Japanese Stable Angina Pectoris Study - JSAP
The goal of the trial was to evaluate a strategy of percutaneous coronary intervention (PCI) plus medical therapy compared with medical therapy alone in patients with low-risk stable coronary artery disease (CAD).
PCI plus medical therapy will be more effective in improving long-term prognosis.
Patients Screened: 469
Patients Enrolled: 384
Mean Follow Up: 3.3 years
Mean Patient Age: 41-75 years, median 65 years
Mean Ejection Fraction: 65%
- Patients with low-risk stable CAD between the ages of 30 and 75 years
- Low risk was defined as one- or two-vessel CAD
- High-risk coronary anatomy defined as three-vessel, left in trunk, or ostial left anterior descending artery disease
- Chronic total occlusion
- Acute coronary syndrome
- Left ventricular ejection fraction <50%
- Comorbidities such as renal insufficiency, pneumonia, or bleeding
- Bypass graft stenosis
- Death, plus acute coronary syndrome, plus cerebrovascular accident, plus emergency hospitalization
- Acute coronary syndrome was defined as acute MI or unstable angina that required emergency hospitalization.
- Acute MI was defined as the development of new Q waves on ECG or elevation of cardiac biomarkers more than twice the upper limit of normal.
- Independent components of the primary composite outcome
Patients with low-risk stable CAD were randomized to PCI plus medical therapy (n = 192) versus medical therapy alone (n = 192).
At baseline, for PCI vs. medical therapy, the use of antiplatelet agents was 92% vs. 91%, beta-blockers was 44% vs. 52%, and statins was 49% vs. 45%, respectively. At 3 years, the use of calcium channel blockers was 50% vs. 59%, beta-blockers was 47% vs. 57%, and nitrates was 36% vs. 54%, respectively.
Forty percent of the patients had diabetes. The mean delay from randomization to PCI was 33 days. Stents were used in 76% of PCI, of which all were bare-metal stents. In the PCI group, 21.4% of the patients underwent elective revascularization for refractory angina versus 36.5% of the medical therapy group.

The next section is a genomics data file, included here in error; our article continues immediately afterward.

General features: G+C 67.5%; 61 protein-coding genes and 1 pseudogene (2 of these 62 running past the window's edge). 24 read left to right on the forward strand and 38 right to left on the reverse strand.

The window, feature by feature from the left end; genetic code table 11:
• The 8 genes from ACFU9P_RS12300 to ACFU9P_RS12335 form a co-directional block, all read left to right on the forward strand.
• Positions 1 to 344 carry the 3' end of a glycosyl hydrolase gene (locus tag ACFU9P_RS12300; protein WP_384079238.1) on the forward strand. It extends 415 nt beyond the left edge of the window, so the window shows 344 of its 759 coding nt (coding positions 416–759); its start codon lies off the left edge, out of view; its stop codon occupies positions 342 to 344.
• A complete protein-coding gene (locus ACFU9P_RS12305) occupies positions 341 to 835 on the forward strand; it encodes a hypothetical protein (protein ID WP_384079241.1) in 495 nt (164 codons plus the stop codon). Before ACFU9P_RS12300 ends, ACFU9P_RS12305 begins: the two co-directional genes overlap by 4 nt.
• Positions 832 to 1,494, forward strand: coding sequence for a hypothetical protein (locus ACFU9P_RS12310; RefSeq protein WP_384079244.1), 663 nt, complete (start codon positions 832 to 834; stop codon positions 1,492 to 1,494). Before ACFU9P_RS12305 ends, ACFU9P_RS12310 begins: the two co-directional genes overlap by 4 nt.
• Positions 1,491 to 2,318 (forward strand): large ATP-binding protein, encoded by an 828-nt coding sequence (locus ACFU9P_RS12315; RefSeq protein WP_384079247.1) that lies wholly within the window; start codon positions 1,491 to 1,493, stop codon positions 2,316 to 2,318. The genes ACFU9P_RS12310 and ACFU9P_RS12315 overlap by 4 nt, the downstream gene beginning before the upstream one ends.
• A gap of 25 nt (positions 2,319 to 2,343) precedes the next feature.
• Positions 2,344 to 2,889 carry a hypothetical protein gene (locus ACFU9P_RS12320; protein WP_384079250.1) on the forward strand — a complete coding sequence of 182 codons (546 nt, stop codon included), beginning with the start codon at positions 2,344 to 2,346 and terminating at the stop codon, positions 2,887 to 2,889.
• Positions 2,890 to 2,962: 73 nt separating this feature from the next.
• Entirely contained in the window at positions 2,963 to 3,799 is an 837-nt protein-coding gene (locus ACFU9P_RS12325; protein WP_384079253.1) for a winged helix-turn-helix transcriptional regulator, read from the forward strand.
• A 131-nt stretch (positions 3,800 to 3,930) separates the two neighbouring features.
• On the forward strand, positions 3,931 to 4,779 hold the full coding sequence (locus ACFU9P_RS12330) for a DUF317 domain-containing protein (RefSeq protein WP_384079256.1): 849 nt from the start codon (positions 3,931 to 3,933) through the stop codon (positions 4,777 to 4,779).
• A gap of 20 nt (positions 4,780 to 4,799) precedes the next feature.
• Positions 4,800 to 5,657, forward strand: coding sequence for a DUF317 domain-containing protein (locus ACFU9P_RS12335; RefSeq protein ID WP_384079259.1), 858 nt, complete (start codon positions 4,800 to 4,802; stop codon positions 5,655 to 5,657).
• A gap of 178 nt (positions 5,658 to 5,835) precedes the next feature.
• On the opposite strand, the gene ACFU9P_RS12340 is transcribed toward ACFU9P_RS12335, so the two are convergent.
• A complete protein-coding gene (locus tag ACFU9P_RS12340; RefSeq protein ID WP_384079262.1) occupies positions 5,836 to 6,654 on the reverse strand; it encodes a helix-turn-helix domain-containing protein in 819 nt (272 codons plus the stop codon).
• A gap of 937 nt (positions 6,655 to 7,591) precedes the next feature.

The primary outcome of death, plus acute coronary syndrome, plus stroke, plus emergency hospitalization occurred in 22.0% of the PCI groups versus 33% of the medical therapy group (p = 0.04). The individual outcome of all-cause mortality occurred in 2.9% versus 3.9% (p = 0.79), MI occurred in 1.6% versus 3.8% (p = 0.20), and stroke occurred in 0.6% versus 1.1% (p = 0.98), respectively for PCI versus medical therapy.
Among low-risk patients with stable CAD, PCI and medical therapy compared with medical therapy alone is safe. This strategy resulted in similar cumulative incidences of death, MI, and stroke. PCI significantly reduced the occurrence of acute coronary syndrome defined as acute MI (new Q waves or cardiac enzymes more than twice the upper limit of normal) or emergency hospitalization for unstable angina.
This trial comes on the heels of the much larger COURAGE trial with longer follow-up that also documented similar incidences of death and MI from a strategy of PCI and medical therapy compared with medical therapy alone. In the COURAGE trial, there was no difference in the endpoint of hospitalization for an acute coronary syndrome.
Limitations of the JSAP trial include the fact that patients with refractory angina who were electively revascularized were excluded from analysis, and the definition of an acute coronary syndrome was nonconventional since troponin-positive patients were not analyzed. Also, it is unclear if the adjudication of unstable angina required dynamic electrocardiography changes.
Nishigaki K, Yamazaki T, Kitabatakeet A, al., on behalf of the JSAP (Japanese Stable Angina Pectoris) Study Investigators. Percutaneous coronary intervention plus medical therapy reduces the incidence of acute coronary syndrome more effectively than initial medical therapy only among patients with low-risk coronary artery disease: a randomized comparative multicenter study. J Am Coll Cardiol Intv 2008;1:469-79.
Clinical Topics: Acute Coronary Syndromes, Arrhythmias and Clinical EP, Invasive Cardiovascular Angiography and Intervention, Atherosclerotic Disease (CAD/PAD), SCD/Ventricular Arrhythmias, Atrial Fibrillation/Supraventricular Arrhythmias, Interventions and ACS, Interventions and Coronary Artery Disease
Keywords: Coronary Artery Disease, Stroke, Acute Coronary Syndrome, Follow-Up Studies, Platelet Aggregation Inhibitors, Calcium Channel Blockers, Percutaneous Coronary Intervention, Stents, Prognosis, Metals, Nitrates, Electrocardiography, Ambulatory, Diabetes Mellitus, Troponin
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